8.) the facts speak for themselves
used to say that the things that have happened or the things someone has done show clearly that something is true
9.) after the fact
after something has happened or been done, especially after a mistake has been made
as a matter of fact atmatter1 (4), face facts atface2 (2), in point of fact atpoint1 (17)
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WORD CHOICE: in fact, as a matter of fact, the fact is
Use in fact or as a matter of fact to say more about a previous statement : Antibiotics will not help. In fact, they may make symptoms worse. |The album is brilliant - their best ever, as a matter of fact.
You can also use in fact or as a matter of fact to correct what has been said : They had met but were not, in fact, friends. | 'You've never been there, have you?' 'As a matter of fact I have.'
Use the fact is to introduce your main point or to say what the real truth is : Many women are constantly dieting. The fact is, most diets do not work. |The fact is, he's just no good at his job.
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Dictionary of contemporary English. 2013.

Synonyms:

Look at other dictionaries:

  • fact — n [Latin factum deed, real happening, something done, from neuter of factus, past participle of facere to do, make] 1: something that has actual existence: a matter of objective reality 2: any of the circumstances of a case that exist or are… …   Law dictionary

  • fact — [ fækt ] noun *** 1. ) count a piece of true information: They have simply attempted to state the facts. fact about: Here children can discover basic scientific facts about the world. fact of: He wrote an article explaining the main facts of the… …   Usage of the words and phrases in modern English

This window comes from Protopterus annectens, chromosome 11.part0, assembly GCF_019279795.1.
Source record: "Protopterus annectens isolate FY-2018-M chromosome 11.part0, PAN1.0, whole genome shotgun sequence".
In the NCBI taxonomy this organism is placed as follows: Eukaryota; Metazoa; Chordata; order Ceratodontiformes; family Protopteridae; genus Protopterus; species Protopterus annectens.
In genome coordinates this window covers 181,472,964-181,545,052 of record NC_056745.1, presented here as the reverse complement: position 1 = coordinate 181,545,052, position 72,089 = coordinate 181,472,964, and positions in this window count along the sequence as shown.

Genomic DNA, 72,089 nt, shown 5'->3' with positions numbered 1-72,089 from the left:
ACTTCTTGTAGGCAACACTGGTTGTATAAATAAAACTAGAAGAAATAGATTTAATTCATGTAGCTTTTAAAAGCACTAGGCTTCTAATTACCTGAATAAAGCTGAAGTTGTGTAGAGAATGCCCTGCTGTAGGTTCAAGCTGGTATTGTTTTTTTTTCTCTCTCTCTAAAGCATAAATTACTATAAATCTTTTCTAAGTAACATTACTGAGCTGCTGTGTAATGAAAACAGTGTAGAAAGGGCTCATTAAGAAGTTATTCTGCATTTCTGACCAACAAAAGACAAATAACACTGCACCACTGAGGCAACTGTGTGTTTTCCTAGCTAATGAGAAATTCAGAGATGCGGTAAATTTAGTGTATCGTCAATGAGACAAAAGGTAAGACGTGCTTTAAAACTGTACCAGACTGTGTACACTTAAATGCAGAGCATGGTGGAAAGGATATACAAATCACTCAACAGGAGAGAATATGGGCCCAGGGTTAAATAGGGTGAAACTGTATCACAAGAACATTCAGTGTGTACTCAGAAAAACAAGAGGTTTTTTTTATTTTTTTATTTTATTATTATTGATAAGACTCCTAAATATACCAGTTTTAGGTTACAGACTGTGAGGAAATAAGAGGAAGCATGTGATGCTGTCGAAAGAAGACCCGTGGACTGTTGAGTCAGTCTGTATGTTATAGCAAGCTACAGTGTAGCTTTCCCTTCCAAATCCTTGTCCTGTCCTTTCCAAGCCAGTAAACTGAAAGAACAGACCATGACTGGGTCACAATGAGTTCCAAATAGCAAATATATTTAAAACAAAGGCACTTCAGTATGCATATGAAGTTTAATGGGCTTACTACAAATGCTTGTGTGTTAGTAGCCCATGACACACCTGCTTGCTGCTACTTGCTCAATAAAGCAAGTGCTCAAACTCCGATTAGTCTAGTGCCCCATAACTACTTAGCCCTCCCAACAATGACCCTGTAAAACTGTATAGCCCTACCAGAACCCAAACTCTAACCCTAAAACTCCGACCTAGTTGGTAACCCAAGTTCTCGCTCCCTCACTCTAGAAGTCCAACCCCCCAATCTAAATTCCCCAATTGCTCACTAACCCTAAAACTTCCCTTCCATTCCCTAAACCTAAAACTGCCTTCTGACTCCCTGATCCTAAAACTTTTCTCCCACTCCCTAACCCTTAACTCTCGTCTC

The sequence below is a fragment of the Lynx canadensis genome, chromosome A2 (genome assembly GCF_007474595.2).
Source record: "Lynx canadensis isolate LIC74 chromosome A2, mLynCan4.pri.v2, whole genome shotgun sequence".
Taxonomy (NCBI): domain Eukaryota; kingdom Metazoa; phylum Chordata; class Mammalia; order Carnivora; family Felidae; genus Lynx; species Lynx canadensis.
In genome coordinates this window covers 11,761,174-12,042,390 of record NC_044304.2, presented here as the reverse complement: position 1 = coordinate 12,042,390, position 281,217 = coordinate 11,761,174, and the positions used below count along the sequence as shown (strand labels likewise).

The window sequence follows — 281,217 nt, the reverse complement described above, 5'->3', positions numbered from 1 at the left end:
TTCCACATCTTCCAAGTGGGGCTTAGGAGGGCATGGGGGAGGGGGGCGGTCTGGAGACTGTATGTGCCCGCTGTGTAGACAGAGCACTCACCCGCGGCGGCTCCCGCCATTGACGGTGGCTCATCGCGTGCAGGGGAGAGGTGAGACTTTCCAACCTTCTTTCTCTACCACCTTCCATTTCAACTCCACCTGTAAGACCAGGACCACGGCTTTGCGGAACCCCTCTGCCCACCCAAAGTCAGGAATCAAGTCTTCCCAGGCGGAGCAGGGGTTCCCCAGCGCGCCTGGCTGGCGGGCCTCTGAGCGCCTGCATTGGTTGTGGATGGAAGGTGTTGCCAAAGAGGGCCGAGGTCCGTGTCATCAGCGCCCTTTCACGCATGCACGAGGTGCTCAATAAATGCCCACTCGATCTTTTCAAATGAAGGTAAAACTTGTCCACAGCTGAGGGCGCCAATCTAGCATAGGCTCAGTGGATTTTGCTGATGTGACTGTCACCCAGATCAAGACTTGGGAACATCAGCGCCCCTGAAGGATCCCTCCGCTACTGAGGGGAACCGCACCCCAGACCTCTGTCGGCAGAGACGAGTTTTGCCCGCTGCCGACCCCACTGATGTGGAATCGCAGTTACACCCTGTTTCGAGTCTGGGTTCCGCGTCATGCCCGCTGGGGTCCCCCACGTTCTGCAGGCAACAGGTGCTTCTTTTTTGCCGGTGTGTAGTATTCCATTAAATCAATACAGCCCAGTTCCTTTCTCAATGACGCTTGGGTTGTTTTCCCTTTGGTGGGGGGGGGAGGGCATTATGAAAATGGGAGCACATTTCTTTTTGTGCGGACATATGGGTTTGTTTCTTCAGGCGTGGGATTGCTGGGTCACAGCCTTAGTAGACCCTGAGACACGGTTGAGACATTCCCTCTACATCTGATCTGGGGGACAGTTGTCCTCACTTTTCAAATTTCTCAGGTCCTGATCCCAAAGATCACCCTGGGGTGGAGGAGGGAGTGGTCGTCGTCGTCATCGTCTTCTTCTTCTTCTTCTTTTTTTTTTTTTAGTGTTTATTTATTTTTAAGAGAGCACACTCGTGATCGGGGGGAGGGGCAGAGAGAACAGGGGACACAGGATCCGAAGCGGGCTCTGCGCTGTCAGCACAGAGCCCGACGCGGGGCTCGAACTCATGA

• fact — 1. The expression the fact that has long had an important function in enabling clauses to behave like nouns: • Some studies give attention to the fact that non smokers cannot avoid inhaling smoke when breathing smoky air G. Richardson, 1971 • The …   Modern English usage

  • Fact — (f[a^]kt), n. [L. factum, fr. facere to make or do. Cf. {Feat}, {Affair}, {Benefit}, {Defect}, {Fashion}, and { fy}.] 1. A doing, making, or preparing. [Obs.] [1913 Webster] A project for the fact and vending Of a new kind of fucus, paint for… …   The Collaborative International Dictionary of English

  • fact — [fakt] n. [L factum, that which is done, deed, fact, neut. pp. of facere, DO1] 1. a deed; act: now esp. in the sense of “a criminal deed” in the phrases after the fact and before the fact [an accessory after the fact] 2. a thing that has actually …   English World dictionary

  • FACT — Cette page d’homonymie répertorie les différents sujets et articles partageant un même nom …   Wikipédia en Français

  • fact — ► NOUN 1) a thing that is indisputably the case. 2) (facts) information used as evidence or as part of a report. ● before (or after) the fact Cf. ↑before the fact ● a fact of life Cf. ↑a …   English terms dictionary

  • Fact — 〈[ fæ̣kt] m. 6; umg.〉 Faktum, Tatsache ● das sind die Facts [engl.] * * * Fact [fækt ], der; s, s <meist Pl.> [engl. fact < lat. factum, ↑ 1Faktum]: Tatsache[nmaterial]. * * * FACT,   Abkürzung für Flanagan Aptitude …   Universal-Lexikon

  • FACT — may refer to:*Federation Against Copyright Theft *Federation of American Consumers and Travelers *FACT ( facilitates chromatin transcription ), a protein factor affecting eukaryotic cells *FACT centre (Foundation for Creative Arts Technology), a… …   Wikipedia

  • Fact — [fækt] der; s, s (meist Plur.) <aus gleichbed. engl. fact, dies aus lat. factum, vgl. ↑Faktum> Tatsache, Tatsachenmaterial …   Das große Fremdwörterbuch